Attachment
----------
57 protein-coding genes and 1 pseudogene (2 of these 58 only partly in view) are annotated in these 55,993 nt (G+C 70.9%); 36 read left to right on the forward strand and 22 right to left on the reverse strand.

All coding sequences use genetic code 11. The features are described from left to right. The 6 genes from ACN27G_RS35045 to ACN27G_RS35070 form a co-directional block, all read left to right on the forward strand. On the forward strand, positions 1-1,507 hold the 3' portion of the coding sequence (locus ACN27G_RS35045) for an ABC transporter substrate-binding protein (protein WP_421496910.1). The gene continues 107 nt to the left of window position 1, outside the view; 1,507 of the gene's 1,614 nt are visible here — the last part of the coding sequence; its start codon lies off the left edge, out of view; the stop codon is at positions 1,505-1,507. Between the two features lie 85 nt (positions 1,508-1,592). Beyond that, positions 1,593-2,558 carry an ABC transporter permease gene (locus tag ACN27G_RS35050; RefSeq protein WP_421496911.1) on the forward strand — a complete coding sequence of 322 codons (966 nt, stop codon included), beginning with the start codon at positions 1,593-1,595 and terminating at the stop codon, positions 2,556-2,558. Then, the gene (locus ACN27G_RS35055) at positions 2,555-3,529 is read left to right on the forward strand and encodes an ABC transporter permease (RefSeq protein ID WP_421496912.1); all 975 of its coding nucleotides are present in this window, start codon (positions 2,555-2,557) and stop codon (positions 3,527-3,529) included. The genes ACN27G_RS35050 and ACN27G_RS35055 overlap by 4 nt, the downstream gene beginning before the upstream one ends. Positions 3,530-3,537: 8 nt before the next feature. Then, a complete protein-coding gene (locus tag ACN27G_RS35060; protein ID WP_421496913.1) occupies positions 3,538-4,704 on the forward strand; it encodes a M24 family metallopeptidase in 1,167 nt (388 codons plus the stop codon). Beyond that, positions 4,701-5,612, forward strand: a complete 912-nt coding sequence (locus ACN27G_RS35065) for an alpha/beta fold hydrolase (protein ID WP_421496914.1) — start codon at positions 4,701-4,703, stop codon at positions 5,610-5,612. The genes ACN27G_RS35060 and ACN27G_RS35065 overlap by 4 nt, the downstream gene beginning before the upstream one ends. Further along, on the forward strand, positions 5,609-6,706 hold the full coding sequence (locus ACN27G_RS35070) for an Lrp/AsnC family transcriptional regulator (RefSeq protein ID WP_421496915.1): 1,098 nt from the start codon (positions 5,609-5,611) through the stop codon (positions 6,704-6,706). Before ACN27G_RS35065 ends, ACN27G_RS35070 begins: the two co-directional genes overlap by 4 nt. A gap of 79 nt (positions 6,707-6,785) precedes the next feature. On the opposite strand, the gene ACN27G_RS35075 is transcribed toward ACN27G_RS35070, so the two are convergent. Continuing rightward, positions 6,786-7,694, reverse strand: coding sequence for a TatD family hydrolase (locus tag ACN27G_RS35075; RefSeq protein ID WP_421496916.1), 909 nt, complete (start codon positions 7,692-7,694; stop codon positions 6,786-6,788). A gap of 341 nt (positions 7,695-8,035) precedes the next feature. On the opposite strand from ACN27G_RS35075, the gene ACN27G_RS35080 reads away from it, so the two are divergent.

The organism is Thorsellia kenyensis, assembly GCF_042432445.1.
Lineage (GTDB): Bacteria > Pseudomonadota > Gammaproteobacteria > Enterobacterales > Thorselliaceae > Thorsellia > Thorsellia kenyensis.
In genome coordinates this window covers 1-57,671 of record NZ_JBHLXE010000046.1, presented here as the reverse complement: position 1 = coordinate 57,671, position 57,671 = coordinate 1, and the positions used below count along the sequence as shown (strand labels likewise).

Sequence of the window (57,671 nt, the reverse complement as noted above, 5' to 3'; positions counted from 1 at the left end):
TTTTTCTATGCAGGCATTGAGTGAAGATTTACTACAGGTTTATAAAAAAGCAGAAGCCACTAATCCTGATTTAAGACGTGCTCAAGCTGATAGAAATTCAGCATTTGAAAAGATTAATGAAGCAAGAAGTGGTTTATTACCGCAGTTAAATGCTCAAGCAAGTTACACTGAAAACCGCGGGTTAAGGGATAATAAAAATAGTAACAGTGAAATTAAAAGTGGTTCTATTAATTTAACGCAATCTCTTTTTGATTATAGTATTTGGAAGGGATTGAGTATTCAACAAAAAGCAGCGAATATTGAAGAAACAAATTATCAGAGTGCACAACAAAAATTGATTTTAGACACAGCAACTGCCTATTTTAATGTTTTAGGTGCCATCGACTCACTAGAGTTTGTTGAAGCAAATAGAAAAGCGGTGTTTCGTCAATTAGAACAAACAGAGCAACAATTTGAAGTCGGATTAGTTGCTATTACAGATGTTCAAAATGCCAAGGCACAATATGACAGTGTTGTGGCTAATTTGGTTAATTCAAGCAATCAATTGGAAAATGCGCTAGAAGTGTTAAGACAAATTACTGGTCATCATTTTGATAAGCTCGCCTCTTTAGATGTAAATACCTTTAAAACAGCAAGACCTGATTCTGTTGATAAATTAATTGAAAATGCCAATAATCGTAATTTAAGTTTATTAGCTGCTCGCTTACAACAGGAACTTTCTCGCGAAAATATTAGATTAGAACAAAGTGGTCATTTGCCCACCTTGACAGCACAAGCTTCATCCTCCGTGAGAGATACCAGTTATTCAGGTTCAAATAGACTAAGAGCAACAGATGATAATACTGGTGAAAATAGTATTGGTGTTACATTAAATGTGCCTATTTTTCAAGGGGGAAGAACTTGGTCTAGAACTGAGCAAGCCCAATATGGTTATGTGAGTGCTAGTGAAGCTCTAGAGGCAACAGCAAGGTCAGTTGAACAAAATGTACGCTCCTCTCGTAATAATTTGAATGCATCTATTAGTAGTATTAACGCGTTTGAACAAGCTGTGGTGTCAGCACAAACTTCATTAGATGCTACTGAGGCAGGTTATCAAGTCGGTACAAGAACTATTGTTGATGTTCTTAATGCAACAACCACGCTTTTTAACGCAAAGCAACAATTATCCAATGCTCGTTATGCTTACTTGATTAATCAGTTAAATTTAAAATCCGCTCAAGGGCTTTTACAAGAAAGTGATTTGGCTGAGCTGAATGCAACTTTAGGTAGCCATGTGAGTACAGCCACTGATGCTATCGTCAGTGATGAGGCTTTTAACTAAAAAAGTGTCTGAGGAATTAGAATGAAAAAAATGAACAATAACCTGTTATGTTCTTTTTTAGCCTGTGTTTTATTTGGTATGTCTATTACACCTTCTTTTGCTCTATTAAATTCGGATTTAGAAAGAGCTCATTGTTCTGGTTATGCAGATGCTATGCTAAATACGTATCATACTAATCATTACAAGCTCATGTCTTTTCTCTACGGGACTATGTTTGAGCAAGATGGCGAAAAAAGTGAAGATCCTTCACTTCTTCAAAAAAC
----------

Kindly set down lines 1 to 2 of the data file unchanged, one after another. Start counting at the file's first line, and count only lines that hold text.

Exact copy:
57 protein-coding genes and 1 pseudogene (2 of these 58 only partly in view) are annotated in these 55,993 nt (G+C 70.9%); 36 read left to right on the forward strand and 22 right to left on the reverse strand.

All coding sequences use genetic code 11. The features are described from left to right. The 6 genes from ACN27G_RS35045 to ACN27G_RS35070 form a co-directional block, all read left to right on the forward strand. On the forward strand, positions 1-1,507 hold the 3' portion of the coding sequence (locus ACN27G_RS35045) for an ABC transporter substrate-binding protein (protein WP_421496910.1). The gene continues 107 nt to the left of window position 1, outside the view; 1,507 of the gene's 1,614 nt are visible here — the last part of the coding sequence; its start codon lies off the left edge, out of view; the stop codon is at positions 1,505-1,507. Between the two features lie 85 nt (positions 1,508-1,592). Beyond that, positions 1,593-2,558 carry an ABC transporter permease gene (locus tag ACN27G_RS35050; RefSeq protein WP_421496911.1) on the forward strand — a complete coding sequence of 322 codons (966 nt, stop codon included), beginning with the start codon at positions 1,593-1,595 and terminating at the stop codon, positions 2,556-2,558. Then, the gene (locus ACN27G_RS35055) at positions 2,555-3,529 is read left to right on the forward strand and encodes an ABC transporter permease (RefSeq protein ID WP_421496912.1); all 975 of its coding nucleotides are present in this window, start codon (positions 2,555-2,557) and stop codon (positions 3,527-3,529) included. The genes ACN27G_RS35050 and ACN27G_RS35055 overlap by 4 nt, the downstream gene beginning before the upstream one ends. Positions 3,530-3,537: 8 nt before the next feature. Then, a complete protein-coding gene (locus tag ACN27G_RS35060; protein ID WP_421496913.1) occupies positions 3,538-4,704 on the forward strand; it encodes a M24 family metallopeptidase in 1,167 nt (388 codons plus the stop codon). Beyond that, positions 4,701-5,612, forward strand: a complete 912-nt coding sequence (locus ACN27G_RS35065) for an alpha/beta fold hydrolase (protein ID WP_421496914.1) — start codon at positions 4,701-4,703, stop codon at positions 5,610-5,612. The genes ACN27G_RS35060 and ACN27G_RS35065 overlap by 4 nt, the downstream gene beginning before the upstream one ends. Further along, on the forward strand, positions 5,609-6,706 hold the full coding sequence (locus ACN27G_RS35070) for an Lrp/AsnC family transcriptional regulator (RefSeq protein ID WP_421496915.1): 1,098 nt from the start codon (positions 5,609-5,611) through the stop codon (positions 6,704-6,706). Before ACN27G_RS35065 ends, ACN27G_RS35070 begins: the two co-directional genes overlap by 4 nt. A gap of 79 nt (positions 6,707-6,785) precedes the next feature. On the opposite strand, the gene ACN27G_RS35075 is transcribed toward ACN27G_RS35070, so the two are convergent. Continuing rightward, positions 6,786-7,694, reverse strand: coding sequence for a TatD family hydrolase (locus tag ACN27G_RS35075; RefSeq protein ID WP_421496916.1), 909 nt, complete (start codon positions 7,692-7,694; stop codon positions 6,786-6,788). A gap of 341 nt (positions 7,695-8,035) precedes the next feature. On the opposite strand from ACN27G_RS35075, the gene ACN27G_RS35080 reads away from it, so the two are divergent.